Best quotes by the Scottish Poet Alexander Smith

Love is but the discovery of ourselves in others, and the delight in the recognition.
  • Love

We are never happy; we can only remember that we were so once.
  • Happiness

The sea complains upon a thousand shores.
  • Oceans

Everything is sweetened by risk.
  • Risk

If you wish to preserve your secret, wrap it up in frankness.
  • Secrets

I would rather be remembered by a song than by a victory.
  • Singing

If the egotist is weak, his egotism is worthless. If the egotist is strong, acute, full of distinctive character, his egotism is precious, and remains a possession of the race.
  • Ego

A man gazing on the stars is proverbially at the mercy of the puddles in the road.
  • Idealism

A man's real possession is his memory. In nothing else is he rich, in nothing else is he poor.
  • Memory

To be occasionally quoted is the only fame I care for.
  • Quotations

Every man's road in life is marked by the grave of his personal likings.
  • Desires

Your death and my death are mainly of importance to ourselves. The black plumes will be stripped off our hearses within the hour; tears will dry, hurt hearts close again, our graves grow level with the church-yard, and although we are away, the world wags on. It does not miss us; and those who are near us, when the first strangeness of vacancy wears off, will not miss us much either.

If you wish to make a man look noble, your best course is to kill him. What superiority he may have inherited from his race, what superiority nature may have personally gifted him with, comes out in death.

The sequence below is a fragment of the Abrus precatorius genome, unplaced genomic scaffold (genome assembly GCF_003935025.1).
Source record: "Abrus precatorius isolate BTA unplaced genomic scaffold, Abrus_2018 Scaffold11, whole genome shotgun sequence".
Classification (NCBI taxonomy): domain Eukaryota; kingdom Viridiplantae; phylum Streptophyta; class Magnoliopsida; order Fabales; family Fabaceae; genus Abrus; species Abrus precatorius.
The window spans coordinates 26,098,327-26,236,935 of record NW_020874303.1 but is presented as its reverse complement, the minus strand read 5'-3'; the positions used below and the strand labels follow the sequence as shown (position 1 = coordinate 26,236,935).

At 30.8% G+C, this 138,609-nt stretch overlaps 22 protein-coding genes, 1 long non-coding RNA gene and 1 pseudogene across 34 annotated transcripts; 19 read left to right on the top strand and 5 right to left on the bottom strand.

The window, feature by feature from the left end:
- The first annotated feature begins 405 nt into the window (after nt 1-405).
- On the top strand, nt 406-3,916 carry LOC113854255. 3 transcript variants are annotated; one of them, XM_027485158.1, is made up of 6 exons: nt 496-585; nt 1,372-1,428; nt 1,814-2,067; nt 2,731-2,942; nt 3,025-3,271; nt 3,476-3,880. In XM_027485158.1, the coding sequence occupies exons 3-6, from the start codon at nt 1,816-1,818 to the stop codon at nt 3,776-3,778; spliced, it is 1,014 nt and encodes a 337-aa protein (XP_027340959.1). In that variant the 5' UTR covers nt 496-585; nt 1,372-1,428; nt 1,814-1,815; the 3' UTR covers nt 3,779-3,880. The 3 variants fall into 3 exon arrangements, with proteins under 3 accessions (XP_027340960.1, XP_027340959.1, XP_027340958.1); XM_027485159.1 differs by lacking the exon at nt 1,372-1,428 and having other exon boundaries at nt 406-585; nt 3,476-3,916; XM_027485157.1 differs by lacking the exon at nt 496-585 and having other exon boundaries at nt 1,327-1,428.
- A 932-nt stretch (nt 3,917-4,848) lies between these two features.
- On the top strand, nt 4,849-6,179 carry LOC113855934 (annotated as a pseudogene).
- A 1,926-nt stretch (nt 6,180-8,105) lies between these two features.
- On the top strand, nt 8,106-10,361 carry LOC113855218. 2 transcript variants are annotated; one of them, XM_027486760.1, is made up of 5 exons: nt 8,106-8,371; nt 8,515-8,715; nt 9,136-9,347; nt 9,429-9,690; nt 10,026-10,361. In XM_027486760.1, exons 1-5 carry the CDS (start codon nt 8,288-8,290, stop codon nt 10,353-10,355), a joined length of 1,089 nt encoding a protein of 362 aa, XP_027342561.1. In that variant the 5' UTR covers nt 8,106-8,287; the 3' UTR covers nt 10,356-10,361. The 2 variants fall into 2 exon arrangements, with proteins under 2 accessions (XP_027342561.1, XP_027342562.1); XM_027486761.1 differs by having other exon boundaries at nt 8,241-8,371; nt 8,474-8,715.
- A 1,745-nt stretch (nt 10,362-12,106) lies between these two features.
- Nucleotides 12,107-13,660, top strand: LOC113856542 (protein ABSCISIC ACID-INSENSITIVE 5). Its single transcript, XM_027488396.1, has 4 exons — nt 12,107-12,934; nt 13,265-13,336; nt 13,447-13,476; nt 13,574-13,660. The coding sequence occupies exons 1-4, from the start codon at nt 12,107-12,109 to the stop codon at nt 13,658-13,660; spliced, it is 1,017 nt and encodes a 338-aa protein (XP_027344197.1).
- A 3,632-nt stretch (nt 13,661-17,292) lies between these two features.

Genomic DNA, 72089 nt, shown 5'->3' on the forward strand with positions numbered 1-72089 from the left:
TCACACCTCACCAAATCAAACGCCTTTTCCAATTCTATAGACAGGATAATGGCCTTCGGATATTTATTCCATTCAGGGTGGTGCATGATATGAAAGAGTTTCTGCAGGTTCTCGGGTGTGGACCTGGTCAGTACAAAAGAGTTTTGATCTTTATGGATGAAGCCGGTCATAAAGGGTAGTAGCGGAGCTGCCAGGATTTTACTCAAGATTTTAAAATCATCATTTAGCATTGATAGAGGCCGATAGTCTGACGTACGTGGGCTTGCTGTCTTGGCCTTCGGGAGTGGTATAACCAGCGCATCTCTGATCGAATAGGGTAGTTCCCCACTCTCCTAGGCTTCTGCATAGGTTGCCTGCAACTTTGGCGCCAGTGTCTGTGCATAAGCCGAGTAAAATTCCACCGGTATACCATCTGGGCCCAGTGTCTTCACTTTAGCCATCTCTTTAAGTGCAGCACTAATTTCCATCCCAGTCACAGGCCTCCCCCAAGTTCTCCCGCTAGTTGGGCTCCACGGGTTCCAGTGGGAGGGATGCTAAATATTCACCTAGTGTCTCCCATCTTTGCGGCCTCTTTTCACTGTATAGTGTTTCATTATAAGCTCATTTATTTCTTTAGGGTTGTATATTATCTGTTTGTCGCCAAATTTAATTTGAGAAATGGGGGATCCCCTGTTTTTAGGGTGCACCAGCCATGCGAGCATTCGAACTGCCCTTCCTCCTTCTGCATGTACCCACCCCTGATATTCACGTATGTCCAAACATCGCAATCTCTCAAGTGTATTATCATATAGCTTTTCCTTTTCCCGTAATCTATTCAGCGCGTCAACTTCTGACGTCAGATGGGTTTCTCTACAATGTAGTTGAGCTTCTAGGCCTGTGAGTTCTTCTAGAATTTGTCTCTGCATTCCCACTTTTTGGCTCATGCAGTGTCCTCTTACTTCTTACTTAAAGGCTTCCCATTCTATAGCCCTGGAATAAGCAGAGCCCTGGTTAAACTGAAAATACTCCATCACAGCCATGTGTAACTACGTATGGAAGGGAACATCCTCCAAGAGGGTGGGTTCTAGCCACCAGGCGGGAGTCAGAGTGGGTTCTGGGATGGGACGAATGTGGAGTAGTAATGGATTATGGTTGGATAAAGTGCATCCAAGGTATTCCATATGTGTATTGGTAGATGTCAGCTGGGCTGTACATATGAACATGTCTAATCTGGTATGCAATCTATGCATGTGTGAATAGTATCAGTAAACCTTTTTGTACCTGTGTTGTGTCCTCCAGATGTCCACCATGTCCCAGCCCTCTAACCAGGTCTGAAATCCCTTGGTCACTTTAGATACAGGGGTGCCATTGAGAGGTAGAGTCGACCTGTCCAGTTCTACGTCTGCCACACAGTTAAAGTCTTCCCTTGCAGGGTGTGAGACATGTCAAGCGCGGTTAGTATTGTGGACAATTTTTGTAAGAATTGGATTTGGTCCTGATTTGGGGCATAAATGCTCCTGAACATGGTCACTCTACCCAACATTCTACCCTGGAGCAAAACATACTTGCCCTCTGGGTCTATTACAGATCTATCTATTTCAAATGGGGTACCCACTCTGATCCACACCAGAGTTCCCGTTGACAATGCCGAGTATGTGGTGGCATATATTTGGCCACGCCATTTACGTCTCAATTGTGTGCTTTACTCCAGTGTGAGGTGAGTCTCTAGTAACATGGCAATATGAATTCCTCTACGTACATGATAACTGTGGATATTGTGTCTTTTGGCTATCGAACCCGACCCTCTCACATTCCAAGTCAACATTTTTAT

• Assassination

I go into my library, and all history unrolls before me. I breathe the morning air of the world while the scent of Eden's roses yet lingered in it, while it vibrated only to the world's first brood of nightingales, and to the laugh of Eve. I see the pyramids building; I hear the shoutings of the armies of Alexander.
  • Libraries

The world is not so much in need of new thoughts as that when thought grows old and worn with usage it should, like current coin, be called in, and, from the mint of genius, reissued fresh and new.
  • called

In life there is nothing more unexpected and surprising than the arrivals and departures of pleasure. If we find it in one place today, it is vain to seek it there tomorrow. You can not lay a trap for it.
  • arrivals

I go into my library and all history unrolls before me.
  • history

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